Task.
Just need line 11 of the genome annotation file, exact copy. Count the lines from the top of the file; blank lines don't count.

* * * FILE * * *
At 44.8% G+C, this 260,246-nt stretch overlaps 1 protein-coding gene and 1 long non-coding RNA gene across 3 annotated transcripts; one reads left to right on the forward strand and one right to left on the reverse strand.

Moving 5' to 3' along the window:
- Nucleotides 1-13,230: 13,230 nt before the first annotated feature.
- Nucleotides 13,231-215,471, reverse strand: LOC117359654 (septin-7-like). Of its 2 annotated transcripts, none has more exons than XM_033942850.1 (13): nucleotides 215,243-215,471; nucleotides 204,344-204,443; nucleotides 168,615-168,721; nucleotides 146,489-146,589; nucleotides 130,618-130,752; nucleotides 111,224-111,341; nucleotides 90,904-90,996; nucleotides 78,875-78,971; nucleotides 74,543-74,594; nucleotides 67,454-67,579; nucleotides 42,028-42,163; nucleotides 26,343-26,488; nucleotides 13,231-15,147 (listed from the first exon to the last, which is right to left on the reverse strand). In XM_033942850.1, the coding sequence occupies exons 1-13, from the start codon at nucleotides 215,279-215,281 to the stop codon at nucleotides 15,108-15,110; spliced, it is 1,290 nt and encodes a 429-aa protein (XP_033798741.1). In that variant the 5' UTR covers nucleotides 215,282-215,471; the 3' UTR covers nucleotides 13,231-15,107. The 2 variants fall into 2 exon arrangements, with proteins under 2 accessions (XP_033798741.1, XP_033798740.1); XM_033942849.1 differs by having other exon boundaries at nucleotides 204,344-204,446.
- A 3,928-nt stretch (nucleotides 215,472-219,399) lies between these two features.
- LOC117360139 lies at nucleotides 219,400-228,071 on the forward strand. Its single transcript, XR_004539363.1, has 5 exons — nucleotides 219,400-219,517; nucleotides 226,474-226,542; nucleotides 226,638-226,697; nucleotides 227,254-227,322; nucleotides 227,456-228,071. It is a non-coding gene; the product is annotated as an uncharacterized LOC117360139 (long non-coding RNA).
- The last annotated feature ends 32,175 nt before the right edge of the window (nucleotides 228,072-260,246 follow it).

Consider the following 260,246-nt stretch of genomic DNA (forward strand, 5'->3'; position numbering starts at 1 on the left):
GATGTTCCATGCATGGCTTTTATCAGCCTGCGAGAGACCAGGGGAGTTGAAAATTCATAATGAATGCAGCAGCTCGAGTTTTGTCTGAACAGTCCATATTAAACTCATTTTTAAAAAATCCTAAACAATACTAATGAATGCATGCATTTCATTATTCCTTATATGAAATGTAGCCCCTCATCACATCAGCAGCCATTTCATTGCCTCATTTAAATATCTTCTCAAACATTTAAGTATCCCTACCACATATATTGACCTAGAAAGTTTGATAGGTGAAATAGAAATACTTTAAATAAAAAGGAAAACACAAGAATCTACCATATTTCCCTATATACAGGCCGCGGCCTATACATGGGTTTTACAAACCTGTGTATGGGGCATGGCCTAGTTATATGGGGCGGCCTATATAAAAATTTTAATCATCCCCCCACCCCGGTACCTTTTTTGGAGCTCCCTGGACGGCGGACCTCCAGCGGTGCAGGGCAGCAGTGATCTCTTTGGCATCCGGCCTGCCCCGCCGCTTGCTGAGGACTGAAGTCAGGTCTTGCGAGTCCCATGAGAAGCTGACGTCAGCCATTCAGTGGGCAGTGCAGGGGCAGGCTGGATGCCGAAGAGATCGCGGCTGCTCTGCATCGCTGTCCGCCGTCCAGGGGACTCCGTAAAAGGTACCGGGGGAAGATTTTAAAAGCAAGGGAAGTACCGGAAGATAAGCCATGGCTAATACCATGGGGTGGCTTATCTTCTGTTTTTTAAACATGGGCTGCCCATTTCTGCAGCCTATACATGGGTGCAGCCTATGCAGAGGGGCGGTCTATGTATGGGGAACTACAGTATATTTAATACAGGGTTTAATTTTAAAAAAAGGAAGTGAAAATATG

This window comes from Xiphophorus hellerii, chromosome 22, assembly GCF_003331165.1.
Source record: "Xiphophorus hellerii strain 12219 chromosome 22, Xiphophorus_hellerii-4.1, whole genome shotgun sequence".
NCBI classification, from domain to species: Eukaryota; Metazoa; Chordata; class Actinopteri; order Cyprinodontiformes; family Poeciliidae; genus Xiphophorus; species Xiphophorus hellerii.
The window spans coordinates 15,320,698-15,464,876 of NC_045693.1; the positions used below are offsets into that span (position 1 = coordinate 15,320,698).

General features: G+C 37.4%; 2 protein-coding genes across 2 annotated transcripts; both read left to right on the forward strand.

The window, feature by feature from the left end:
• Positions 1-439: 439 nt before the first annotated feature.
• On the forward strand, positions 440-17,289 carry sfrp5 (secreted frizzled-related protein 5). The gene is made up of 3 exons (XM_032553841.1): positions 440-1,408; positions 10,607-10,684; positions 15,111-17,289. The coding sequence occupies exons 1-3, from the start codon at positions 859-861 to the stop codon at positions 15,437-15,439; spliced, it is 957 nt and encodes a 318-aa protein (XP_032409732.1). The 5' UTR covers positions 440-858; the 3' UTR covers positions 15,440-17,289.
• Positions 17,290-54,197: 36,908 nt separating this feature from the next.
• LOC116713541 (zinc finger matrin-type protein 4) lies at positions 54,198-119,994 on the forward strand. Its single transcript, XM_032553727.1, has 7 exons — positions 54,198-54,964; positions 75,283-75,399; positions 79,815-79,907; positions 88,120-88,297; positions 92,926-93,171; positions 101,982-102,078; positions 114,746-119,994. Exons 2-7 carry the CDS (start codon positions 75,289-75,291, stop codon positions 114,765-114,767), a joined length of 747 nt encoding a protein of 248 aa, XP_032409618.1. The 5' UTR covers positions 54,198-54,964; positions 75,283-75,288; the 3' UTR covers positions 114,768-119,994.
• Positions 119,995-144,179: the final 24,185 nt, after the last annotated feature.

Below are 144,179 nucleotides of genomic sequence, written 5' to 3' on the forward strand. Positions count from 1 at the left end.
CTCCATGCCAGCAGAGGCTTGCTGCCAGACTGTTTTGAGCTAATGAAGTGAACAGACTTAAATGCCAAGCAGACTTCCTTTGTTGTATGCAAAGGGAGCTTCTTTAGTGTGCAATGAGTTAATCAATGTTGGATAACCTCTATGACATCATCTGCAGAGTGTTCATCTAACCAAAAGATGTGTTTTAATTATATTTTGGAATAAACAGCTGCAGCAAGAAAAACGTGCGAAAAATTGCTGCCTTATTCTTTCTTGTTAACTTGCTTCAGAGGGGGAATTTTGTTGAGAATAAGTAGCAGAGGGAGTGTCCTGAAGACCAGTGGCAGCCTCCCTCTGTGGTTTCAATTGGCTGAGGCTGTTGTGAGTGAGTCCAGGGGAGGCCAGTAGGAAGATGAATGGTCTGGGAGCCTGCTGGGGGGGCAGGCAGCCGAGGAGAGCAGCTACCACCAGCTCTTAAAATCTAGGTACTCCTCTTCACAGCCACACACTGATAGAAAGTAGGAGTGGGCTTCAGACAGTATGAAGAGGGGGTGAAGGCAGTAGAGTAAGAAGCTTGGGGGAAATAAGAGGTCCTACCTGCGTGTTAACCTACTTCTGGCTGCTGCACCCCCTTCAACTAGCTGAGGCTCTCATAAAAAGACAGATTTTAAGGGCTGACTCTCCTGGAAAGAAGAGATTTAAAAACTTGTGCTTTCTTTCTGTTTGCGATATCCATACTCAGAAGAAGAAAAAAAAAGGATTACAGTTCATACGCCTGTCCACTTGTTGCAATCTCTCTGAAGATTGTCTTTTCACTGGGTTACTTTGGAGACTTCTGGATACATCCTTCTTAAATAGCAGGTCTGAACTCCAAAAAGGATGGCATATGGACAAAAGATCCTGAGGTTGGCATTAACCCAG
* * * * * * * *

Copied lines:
Source record: "Xiphophorus hellerii strain 12219 chromosome 22, Xiphophorus_hellerii-4.1, whole genome shotgun sequence".